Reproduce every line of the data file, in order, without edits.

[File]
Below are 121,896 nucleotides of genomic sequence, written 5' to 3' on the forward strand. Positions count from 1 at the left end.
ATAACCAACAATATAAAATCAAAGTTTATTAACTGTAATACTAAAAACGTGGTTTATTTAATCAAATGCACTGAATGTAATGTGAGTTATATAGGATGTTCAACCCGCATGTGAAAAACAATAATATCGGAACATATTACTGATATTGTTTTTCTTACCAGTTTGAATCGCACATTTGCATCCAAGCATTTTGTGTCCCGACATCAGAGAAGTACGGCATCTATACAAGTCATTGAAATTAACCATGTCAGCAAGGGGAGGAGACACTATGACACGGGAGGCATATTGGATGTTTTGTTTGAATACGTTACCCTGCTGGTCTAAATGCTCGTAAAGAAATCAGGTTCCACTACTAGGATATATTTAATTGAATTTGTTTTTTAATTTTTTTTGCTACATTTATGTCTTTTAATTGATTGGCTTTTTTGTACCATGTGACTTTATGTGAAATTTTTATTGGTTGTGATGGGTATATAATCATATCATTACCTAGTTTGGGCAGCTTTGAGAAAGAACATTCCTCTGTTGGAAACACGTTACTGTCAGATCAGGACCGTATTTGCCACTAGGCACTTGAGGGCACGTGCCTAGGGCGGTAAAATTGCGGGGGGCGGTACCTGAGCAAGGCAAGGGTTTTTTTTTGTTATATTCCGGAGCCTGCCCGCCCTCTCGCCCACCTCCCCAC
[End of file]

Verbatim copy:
Below are 121,896 nucleotides of genomic sequence, written 5' to 3' on the forward strand. Positions count from 1 at the left end.
ATAACCAACAATATAAAATCAAAGTTTATTAACTGTAATACTAAAAACGTGGTTTATTTAATCAAATGCACTGAATGTAATGTGAGTTATATAGGATGTTCAACCCGCATGTGAAAAACAATAATATCGGAACATATTACTGATATTGTTTTTCTTACCAGTTTGAATCGCACATTTGCATCCAAGCATTTTGTGTCCCGACATCAGAGAAGTACGGCATCTATACAAGTCATTGAAATTAACCATGTCAGCAAGGGGAGGAGACACTATGACACGGGAGGCATATTGGATGTTTTGTTTGAATACGTTACCCTGCTGGTCTAAATGCTCGTAAAGAAATCAGGTTCCACTACTAGGATATATTTAATTGAATTTGTTTTTTAATTTTTTTTGCTACATTTATGTCTTTTAATTGATTGGCTTTTTTGTACCATGTGACTTTATGTGAAATTTTTATTGGTTGTGATGGGTATATAATCATATCATTACCTAGTTTGGGCAGCTTTGAGAAAGAACATTCCTCTGTTGGAAACACGTTACTGTCAGATCAGGACCGTATTTGCCACTAGGCACTTGAGGGCACGTGCCTAGGGCGGTAAAATTGCGGGGGGCGGTACCTGAGCAAGGCAAGGGTTTTTTTTTGTTATATTCCGGAGCCTGCCCGCCCTCTCGCCCACCTCCCCAC